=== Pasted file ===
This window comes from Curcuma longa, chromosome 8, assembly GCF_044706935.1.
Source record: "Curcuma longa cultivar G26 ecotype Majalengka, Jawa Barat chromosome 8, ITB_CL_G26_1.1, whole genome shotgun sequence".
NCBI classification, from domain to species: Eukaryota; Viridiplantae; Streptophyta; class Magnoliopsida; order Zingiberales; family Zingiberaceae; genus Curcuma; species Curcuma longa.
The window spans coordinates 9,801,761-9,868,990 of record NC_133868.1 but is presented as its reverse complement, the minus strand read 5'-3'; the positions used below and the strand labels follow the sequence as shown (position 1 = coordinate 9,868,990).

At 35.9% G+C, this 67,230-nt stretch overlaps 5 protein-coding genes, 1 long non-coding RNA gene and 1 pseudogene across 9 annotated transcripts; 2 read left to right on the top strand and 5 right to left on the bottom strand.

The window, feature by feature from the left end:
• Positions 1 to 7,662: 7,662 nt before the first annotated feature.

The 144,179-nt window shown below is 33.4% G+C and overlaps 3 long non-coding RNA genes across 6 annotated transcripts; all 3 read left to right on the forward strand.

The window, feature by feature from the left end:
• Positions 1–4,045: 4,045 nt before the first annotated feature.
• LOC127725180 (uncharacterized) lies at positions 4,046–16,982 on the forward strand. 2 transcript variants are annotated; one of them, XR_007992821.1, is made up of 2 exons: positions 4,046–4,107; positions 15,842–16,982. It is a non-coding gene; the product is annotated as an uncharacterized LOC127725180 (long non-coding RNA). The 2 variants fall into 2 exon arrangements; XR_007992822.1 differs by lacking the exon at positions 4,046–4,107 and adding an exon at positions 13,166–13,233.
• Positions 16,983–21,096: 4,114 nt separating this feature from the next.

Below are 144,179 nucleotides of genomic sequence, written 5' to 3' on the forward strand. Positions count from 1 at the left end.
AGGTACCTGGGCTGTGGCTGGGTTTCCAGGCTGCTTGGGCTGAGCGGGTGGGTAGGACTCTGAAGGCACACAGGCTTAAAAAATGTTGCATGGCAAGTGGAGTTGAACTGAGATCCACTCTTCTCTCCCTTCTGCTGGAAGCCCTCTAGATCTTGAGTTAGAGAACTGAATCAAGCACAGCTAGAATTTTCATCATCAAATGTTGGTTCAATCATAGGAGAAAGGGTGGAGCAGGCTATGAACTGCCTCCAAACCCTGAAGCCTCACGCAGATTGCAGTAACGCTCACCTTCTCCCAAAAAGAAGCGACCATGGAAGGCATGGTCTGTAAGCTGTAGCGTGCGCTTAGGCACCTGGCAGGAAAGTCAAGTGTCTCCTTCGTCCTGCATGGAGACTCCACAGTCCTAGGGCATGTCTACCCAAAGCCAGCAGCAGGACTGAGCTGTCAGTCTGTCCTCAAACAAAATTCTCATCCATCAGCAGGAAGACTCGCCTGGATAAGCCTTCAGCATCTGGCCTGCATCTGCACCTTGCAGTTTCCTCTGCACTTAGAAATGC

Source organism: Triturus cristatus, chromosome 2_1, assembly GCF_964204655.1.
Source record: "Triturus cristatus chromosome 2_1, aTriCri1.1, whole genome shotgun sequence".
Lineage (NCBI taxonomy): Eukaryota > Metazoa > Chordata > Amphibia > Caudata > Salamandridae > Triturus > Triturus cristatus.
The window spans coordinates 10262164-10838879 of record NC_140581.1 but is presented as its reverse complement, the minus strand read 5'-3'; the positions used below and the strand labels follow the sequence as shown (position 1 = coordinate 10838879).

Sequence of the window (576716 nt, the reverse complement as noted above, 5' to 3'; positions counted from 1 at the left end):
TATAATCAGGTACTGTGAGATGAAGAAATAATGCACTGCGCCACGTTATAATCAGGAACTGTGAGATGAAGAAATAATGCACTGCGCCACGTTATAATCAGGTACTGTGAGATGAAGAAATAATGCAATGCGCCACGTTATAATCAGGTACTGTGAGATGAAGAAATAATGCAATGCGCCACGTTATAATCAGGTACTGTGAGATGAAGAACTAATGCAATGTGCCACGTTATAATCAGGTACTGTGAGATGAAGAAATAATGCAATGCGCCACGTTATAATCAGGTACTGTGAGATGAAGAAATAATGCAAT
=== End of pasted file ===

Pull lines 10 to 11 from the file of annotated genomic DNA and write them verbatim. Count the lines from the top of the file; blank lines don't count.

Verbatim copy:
• Positions 1–4,045: 4,045 nt before the first annotated feature.
• LOC127725180 (uncharacterized) lies at positions 4,046–16,982 on the forward strand. 2 transcript variants are annotated; one of them, XR_007992821.1, is made up of 2 exons: positions 4,046–4,107; positions 15,842–16,982. It is a non-coding gene; the product is annotated as an uncharacterized LOC127725180 (long non-coding RNA). The 2 variants fall into 2 exon arrangements; XR_007992822.1 differs by lacking the exon at positions 4,046–4,107 and adding an exon at positions 13,166–13,233.